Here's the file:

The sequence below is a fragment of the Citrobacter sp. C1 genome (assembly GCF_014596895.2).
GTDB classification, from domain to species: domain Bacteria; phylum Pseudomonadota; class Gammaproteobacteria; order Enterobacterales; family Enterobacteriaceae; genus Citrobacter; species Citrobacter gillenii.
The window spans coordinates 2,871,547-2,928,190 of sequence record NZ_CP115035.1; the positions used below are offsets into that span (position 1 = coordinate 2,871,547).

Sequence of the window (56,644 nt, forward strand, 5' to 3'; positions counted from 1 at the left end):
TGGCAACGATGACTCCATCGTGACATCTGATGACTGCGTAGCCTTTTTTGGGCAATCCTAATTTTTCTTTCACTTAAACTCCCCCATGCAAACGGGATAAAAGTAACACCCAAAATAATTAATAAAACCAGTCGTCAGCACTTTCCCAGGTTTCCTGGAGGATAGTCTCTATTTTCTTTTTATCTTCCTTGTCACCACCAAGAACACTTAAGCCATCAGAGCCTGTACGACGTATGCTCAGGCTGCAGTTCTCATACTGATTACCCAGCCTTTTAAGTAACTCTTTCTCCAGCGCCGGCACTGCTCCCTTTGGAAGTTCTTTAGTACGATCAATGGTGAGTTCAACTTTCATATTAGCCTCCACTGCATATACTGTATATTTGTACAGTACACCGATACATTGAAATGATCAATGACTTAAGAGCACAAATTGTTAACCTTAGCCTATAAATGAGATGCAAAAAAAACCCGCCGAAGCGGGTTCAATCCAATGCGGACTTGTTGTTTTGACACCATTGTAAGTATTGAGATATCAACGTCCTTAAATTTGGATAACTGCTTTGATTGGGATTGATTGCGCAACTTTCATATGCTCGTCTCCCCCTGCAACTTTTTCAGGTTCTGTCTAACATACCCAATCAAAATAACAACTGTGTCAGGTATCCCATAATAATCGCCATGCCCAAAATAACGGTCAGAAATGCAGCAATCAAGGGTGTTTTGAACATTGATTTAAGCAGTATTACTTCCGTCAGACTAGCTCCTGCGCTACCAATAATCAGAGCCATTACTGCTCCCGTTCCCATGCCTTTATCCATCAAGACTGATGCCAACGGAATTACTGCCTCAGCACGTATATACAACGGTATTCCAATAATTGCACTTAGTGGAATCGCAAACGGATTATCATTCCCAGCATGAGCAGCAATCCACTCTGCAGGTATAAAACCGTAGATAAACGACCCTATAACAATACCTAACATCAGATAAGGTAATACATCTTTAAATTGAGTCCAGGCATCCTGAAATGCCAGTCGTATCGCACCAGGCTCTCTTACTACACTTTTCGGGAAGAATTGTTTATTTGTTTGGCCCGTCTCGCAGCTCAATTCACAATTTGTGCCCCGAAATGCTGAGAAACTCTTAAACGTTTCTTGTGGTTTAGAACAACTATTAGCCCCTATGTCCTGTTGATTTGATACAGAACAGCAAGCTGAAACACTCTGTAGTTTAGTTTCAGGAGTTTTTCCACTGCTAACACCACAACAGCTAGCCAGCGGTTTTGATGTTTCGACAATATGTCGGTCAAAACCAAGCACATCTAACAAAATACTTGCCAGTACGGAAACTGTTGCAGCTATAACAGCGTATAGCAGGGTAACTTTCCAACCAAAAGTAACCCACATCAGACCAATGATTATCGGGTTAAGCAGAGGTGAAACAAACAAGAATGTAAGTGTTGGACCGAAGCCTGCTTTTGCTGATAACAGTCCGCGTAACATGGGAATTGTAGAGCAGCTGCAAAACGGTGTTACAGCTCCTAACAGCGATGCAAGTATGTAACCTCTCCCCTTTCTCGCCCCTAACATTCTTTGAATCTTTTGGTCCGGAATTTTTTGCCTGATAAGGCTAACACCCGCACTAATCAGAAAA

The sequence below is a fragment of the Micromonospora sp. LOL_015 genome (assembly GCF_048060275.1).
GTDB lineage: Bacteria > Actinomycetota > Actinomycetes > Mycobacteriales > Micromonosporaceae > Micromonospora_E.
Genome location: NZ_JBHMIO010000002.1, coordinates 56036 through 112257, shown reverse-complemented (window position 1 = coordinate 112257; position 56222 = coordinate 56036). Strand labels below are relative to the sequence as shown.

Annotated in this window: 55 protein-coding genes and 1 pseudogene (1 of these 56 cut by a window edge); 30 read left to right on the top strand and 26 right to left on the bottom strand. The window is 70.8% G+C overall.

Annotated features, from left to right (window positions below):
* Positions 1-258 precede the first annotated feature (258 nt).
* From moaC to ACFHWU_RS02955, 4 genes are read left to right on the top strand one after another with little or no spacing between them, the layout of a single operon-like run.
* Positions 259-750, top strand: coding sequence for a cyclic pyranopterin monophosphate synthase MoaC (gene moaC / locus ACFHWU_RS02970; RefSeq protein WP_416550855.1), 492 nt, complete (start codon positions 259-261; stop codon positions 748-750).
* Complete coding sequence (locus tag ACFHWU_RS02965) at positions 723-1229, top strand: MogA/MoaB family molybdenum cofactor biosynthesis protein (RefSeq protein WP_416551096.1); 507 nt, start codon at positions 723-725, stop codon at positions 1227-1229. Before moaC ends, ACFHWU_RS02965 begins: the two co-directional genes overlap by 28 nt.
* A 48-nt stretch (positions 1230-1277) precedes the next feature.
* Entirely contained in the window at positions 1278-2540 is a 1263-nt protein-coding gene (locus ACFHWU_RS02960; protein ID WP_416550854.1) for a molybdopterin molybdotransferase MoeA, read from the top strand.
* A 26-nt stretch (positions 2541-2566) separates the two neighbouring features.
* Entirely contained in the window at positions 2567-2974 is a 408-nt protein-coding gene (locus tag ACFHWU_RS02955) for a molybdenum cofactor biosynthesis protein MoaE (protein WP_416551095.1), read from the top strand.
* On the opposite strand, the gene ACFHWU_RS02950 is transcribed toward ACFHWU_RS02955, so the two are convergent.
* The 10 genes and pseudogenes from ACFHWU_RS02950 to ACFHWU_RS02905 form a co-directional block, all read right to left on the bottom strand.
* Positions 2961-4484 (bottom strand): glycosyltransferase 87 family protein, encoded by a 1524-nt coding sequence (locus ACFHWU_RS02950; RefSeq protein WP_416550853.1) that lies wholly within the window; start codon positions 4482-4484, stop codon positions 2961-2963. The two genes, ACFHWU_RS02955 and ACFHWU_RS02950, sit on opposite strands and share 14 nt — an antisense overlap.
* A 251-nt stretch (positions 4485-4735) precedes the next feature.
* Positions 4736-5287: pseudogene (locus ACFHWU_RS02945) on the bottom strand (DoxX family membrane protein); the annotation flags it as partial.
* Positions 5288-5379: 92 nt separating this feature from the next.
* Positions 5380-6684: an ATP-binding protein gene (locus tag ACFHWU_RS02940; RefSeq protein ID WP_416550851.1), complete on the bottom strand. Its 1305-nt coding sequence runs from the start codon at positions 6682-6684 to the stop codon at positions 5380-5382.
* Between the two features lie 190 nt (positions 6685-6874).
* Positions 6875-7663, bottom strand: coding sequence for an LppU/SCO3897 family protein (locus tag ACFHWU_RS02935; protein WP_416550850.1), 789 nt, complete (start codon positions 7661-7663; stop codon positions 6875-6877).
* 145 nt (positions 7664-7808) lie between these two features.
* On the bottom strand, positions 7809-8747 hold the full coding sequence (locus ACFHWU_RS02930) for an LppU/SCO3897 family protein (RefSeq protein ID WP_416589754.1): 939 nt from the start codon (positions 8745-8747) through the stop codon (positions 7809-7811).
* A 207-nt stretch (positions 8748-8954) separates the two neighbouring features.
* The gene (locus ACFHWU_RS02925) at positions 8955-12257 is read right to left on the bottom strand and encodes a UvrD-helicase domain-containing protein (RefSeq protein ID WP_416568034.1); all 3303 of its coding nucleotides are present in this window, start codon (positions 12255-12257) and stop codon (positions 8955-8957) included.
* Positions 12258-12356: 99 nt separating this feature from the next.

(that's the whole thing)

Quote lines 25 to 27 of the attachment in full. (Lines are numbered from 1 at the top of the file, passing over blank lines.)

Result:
* Positions 5380-6684: an ATP-binding protein gene (locus tag ACFHWU_RS02940; RefSeq protein ID WP_416550851.1), complete on the bottom strand. Its 1305-nt coding sequence runs from the start codon at positions 6682-6684 to the stop codon at positions 5380-5382.
* Between the two features lie 190 nt (positions 6685-6874).
* Positions 6875-7663, bottom strand: coding sequence for an LppU/SCO3897 family protein (locus tag ACFHWU_RS02935; protein WP_416550850.1), 789 nt, complete (start codon positions 7661-7663; stop codon positions 6875-6877).